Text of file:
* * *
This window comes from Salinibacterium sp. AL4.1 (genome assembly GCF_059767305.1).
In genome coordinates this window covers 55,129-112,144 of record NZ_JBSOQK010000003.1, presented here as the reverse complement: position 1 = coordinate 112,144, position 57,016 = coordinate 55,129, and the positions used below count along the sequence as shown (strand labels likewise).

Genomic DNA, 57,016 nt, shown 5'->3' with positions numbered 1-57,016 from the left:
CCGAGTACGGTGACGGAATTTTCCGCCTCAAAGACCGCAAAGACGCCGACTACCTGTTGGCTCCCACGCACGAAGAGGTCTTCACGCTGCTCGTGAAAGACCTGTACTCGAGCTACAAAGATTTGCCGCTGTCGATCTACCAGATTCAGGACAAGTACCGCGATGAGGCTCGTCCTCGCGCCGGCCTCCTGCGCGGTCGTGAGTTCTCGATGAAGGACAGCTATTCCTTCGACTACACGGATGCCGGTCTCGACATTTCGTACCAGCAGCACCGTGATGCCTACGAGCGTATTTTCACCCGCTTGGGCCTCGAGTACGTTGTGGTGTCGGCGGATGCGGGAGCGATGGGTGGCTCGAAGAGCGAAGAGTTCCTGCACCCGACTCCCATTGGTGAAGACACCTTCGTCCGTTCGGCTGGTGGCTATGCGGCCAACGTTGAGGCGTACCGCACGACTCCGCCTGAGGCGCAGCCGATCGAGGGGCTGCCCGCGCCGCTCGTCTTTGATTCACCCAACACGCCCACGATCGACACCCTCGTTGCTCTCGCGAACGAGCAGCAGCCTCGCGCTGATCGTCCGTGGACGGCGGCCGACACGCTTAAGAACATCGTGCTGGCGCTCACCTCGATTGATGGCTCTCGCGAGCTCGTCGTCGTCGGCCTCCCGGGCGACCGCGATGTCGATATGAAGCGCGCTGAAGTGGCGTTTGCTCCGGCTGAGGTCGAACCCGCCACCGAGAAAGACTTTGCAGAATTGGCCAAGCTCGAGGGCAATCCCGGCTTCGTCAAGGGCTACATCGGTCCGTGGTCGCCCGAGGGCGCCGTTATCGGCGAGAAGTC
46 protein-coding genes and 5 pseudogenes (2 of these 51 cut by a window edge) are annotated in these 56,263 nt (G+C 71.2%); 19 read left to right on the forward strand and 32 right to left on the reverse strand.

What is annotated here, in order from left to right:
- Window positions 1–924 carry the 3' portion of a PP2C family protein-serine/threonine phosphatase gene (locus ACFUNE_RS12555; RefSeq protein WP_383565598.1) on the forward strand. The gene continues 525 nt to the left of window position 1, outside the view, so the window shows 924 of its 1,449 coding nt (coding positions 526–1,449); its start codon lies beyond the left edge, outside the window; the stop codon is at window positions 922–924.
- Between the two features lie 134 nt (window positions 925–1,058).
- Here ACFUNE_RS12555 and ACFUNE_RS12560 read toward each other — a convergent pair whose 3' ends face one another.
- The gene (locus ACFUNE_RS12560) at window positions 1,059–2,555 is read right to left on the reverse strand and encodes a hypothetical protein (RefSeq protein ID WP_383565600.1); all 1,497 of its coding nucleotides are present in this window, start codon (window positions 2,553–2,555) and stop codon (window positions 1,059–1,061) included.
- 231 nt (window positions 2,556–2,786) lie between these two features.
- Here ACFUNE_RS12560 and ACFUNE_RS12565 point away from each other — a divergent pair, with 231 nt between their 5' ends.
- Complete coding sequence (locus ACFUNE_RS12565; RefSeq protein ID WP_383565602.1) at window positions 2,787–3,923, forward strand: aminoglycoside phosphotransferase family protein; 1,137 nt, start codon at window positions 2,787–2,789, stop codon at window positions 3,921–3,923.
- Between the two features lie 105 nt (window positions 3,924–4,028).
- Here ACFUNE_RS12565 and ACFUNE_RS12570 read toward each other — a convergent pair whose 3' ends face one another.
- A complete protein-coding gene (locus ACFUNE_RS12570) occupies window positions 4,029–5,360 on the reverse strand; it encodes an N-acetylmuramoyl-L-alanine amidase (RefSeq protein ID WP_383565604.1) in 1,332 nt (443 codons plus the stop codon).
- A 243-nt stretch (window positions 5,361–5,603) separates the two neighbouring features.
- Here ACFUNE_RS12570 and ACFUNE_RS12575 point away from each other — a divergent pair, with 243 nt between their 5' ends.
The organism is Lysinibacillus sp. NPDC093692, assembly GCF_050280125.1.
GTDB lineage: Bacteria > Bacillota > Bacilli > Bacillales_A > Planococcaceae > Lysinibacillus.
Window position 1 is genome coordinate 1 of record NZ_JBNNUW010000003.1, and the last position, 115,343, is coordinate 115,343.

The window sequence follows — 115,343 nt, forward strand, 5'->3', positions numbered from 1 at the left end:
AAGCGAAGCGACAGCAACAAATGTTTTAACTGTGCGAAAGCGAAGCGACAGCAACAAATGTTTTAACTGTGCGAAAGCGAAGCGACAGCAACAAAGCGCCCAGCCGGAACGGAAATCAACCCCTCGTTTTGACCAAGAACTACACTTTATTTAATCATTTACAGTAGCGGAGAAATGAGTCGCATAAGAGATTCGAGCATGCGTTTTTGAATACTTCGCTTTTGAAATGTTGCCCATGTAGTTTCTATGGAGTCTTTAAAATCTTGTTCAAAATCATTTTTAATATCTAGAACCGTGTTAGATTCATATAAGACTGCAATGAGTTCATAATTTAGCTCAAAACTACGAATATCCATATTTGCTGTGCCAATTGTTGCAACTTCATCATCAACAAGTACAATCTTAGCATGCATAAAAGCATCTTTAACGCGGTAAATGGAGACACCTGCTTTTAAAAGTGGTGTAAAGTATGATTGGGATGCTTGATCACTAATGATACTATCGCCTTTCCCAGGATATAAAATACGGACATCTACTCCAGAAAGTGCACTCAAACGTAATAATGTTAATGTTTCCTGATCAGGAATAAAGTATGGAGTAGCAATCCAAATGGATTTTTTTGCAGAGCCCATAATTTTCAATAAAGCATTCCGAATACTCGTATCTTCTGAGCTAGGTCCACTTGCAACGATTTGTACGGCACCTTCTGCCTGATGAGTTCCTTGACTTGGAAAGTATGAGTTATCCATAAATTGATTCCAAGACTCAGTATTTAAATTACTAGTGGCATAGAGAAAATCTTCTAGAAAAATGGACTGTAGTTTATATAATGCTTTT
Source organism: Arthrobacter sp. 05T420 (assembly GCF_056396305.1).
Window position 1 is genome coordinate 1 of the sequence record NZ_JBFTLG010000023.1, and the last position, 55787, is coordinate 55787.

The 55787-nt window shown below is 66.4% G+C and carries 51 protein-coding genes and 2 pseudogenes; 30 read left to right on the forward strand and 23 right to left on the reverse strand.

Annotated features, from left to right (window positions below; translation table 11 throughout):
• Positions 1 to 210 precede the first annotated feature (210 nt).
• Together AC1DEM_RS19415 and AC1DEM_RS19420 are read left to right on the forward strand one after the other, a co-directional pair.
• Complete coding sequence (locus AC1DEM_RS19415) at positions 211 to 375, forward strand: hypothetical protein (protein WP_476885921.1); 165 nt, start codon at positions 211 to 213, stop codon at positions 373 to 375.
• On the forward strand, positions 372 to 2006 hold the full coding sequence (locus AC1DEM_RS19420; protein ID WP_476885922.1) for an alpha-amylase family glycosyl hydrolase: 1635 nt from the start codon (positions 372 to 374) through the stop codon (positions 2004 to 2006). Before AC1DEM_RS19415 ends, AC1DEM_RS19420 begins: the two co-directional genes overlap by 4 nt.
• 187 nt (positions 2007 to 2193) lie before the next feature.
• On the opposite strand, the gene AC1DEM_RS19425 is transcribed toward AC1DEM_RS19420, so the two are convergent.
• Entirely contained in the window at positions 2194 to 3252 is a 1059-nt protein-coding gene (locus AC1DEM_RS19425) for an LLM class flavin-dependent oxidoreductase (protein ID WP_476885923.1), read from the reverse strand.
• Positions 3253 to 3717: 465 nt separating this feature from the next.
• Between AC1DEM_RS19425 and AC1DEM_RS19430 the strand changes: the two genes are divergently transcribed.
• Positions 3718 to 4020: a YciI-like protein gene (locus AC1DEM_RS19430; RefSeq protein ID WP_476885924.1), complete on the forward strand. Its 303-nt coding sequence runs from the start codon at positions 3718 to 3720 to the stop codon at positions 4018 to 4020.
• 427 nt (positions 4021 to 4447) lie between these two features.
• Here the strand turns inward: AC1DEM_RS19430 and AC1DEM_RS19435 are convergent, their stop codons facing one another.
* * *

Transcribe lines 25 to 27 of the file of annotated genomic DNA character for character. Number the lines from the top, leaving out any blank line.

Window position 1 is genome coordinate 1 of the sequence record NZ_JBFTLG010000023.1, and the last position, 55787, is coordinate 55787.

The 55787-nt window shown below is 66.4% G+C and carries 51 protein-coding genes and 2 pseudogenes; 30 read left to right on the forward strand and 23 right to left on the reverse strand.

Annotated features, from left to right (window positions below; translation table 11 throughout):